I like security. I like technology. Time to put these two things to work.

LastPass is a great service. I say it's a service, because it's definitely more than just a program that saves you time and effort while also making you more secure. It uses The Cloud (use your best James Earl Jones voice). "But Tim," you may find yourself saying at this point, "why in the world would I trust my passwords in The Cloud?"

That's a good question. It's the kind of thing you need to consider before sending your information (especially login credentials) over the internet to a third party.

The Good:

Rest your mind, internet stranger. The passwords are encrypted locally before they ever make it to The Cloud. They use your LastPass password or phrase to encrypt them first - so make sure your LastPass password is a good one. After you establish that good password or passphrase, you're ready to use the app.

The application works as a plug-in for most of the major browsers out there. It will replace the crappy password manager that is built into the browser, and it will gladly grab all your credentials during install to secure them in the LastPass vault. You have the option to leave them in the browser, too, but why would you? Those things are sieves.

I'm not going to go into all of the LastPass options, but it can do lots of good things. It can generate a complex password for any new account you create, let you categorize your sites, perform auto logins, manage multiple accounts for the same sites, and even export your vault to a CSV file for backup. One of the neatest features is the ability to perform a security check on your passwords and accounts. It gives an overall rating along with a detailed report showing the sites that share passwords, the ones with simple passwords, and even the accounts that have been involved in known breaches.

Best thing? The basic app and service is free.

The Bad:

You have to get the premium service if you want it working on iOS devices. Even then, you don't get the integration that you get on the PC (even Linux). It's clunky and awkward. As a result, the new, more secure and complex passwords that you're now using are either too complicated to type in, take forever to input, or you have to wind up saving them in the iOS Safari (or 3rd party) browser and you wind up trusting them with your passwords while knowing that they are ultimately not particularly trustworthy. I have not tried the Android version, but it has gotten mixed reviews; most of the complaints centering on the user experience lacking.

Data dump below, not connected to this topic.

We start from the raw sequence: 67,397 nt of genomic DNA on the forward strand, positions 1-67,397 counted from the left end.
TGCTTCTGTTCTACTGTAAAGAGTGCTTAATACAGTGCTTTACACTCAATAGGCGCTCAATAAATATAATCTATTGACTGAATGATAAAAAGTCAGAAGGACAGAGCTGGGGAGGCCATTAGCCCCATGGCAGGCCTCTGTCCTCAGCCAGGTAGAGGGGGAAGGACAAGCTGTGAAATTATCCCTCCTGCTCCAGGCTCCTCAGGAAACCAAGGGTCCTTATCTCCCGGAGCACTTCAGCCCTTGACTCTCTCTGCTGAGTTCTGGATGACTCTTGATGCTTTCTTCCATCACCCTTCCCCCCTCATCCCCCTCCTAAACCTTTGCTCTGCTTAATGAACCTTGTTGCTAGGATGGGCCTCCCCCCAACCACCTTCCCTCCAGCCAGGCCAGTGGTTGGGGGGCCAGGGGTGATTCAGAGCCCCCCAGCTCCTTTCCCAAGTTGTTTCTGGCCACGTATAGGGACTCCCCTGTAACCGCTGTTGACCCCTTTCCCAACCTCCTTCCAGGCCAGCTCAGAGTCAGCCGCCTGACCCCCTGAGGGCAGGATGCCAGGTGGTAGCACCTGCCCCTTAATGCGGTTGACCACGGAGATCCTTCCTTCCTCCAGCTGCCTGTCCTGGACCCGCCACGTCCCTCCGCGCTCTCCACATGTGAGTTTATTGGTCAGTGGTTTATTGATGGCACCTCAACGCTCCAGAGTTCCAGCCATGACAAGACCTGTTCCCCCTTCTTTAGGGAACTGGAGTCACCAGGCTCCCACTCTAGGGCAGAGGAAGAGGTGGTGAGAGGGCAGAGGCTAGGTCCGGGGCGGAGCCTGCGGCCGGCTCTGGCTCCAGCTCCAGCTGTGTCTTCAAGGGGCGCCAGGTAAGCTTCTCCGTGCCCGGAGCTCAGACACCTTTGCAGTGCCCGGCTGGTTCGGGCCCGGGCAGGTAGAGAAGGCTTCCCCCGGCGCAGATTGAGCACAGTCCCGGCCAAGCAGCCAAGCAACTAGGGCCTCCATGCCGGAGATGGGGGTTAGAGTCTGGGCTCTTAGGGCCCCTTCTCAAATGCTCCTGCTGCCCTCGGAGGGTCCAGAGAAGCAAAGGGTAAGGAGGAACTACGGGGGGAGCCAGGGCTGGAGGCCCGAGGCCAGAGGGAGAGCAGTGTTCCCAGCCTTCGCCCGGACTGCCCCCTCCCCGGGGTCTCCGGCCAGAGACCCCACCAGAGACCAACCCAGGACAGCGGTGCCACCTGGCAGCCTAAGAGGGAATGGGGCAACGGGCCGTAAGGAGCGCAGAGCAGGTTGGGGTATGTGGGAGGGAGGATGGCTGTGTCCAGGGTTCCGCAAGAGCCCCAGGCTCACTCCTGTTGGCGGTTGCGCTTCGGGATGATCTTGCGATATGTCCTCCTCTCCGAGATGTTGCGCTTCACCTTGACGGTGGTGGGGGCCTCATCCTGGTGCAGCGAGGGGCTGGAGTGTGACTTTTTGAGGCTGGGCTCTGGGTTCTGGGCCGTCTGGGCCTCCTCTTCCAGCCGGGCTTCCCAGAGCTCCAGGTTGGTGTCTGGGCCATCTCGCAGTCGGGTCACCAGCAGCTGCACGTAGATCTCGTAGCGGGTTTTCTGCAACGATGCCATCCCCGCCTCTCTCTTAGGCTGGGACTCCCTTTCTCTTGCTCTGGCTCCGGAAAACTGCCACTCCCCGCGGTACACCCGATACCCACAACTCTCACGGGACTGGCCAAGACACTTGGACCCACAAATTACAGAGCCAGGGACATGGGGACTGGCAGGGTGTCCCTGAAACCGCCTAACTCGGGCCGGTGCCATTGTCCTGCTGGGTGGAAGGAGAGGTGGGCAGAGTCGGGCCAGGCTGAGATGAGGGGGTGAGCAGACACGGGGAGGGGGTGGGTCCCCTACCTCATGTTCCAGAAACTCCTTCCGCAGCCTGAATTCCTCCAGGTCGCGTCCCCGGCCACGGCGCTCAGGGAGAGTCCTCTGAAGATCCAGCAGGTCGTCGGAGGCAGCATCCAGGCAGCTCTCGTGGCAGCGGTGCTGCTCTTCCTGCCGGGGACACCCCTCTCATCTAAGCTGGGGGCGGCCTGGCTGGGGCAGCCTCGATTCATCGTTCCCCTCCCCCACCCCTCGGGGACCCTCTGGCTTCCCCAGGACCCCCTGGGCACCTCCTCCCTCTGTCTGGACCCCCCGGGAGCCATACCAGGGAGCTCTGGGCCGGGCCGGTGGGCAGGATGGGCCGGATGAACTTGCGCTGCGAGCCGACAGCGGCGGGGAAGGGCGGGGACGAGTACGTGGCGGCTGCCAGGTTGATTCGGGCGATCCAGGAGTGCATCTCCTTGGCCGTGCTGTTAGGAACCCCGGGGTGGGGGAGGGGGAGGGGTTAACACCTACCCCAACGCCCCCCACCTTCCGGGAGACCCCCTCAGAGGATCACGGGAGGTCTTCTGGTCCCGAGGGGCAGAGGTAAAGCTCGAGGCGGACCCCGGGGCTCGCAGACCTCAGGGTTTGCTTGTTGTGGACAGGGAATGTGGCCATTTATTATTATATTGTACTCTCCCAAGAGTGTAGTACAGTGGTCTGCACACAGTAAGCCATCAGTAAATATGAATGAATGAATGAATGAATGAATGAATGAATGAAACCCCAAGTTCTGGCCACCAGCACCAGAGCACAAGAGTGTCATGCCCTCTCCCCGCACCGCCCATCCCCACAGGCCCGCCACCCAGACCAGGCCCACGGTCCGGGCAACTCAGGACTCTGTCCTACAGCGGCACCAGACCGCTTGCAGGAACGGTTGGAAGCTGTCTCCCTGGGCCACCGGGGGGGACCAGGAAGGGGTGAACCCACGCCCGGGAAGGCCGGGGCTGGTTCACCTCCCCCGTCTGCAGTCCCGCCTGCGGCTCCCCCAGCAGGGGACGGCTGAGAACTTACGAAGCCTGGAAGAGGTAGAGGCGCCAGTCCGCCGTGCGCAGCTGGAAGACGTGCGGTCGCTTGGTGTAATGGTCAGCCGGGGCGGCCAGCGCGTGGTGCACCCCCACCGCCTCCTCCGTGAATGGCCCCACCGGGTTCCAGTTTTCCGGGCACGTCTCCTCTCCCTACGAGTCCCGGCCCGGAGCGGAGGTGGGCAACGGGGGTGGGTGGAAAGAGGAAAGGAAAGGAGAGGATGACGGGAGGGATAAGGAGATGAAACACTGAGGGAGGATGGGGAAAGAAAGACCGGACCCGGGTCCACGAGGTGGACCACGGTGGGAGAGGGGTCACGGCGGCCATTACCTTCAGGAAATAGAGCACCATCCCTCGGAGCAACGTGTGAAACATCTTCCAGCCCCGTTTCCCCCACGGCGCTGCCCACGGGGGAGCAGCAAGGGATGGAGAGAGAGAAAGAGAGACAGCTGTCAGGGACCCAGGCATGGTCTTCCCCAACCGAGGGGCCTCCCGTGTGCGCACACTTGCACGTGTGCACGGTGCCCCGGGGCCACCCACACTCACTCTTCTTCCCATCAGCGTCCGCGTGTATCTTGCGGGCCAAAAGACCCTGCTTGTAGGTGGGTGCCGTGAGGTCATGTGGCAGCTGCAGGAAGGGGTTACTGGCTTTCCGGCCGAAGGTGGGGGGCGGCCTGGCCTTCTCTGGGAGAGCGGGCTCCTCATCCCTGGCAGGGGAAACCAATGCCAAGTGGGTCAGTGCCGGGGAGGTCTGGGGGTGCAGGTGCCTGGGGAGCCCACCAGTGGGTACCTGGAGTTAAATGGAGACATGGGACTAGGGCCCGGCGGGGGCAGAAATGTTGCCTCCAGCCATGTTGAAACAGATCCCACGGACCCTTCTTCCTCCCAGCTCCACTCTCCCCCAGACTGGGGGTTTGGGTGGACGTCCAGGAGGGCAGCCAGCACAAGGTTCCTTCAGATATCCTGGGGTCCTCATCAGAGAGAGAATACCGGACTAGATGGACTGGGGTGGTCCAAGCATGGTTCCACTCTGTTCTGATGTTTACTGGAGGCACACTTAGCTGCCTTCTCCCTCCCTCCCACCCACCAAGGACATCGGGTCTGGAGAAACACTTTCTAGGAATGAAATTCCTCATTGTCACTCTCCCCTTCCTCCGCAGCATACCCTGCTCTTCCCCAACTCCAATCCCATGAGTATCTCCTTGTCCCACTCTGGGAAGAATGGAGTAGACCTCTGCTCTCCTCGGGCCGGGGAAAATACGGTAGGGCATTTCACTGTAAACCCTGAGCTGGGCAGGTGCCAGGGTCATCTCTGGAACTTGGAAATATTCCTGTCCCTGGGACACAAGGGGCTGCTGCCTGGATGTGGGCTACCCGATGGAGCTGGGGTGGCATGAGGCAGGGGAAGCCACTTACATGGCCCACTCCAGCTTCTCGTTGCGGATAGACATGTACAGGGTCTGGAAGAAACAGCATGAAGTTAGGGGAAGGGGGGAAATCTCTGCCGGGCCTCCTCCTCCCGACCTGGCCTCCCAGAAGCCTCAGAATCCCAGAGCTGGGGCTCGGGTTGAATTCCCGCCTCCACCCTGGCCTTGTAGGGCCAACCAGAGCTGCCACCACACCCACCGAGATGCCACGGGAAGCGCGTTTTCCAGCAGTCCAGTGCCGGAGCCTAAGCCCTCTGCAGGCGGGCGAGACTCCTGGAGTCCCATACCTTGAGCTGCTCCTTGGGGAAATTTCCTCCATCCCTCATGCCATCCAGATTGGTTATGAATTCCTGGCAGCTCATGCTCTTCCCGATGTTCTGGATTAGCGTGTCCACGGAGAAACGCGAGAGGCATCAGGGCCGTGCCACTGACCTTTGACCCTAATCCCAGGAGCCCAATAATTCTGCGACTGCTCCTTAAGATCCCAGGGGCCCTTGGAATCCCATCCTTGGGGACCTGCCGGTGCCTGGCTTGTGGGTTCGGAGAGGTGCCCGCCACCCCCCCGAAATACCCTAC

The interface changes depending on the browser. Not dramatically, but enough to be annoying. 

Not all sites work with autofill or autologin. For some reason I had a problem getting Facebook to work. I always have to right-click, go through the menu options, and tell it to fill in. It's kind of annoying. Also, I've noticed that it will sometimes autologin even when autologin is not selected for the given site or entry. This is a pain whenever you want to log into a different account on a site, and the program just keeps logging the wrong account in - relentlessly.

If you lose your password, you're out of luck. As it is used as the basis for the decryption and encryption, it is vital that you never lose or forget this password. So, like a lot of security, it falls to finding a very easy to remember password that is very difficult to crack.


Every program can improve, and this is one of them. But this has WAY more positives than negatives. The program is very easy to use most of the time, but it has enough customization to make a security professional happy about its implementation. As long as you don't rely heavily on mobile devices for most of your authenticated browsing, this is as good a program as you will find to manage passwords.



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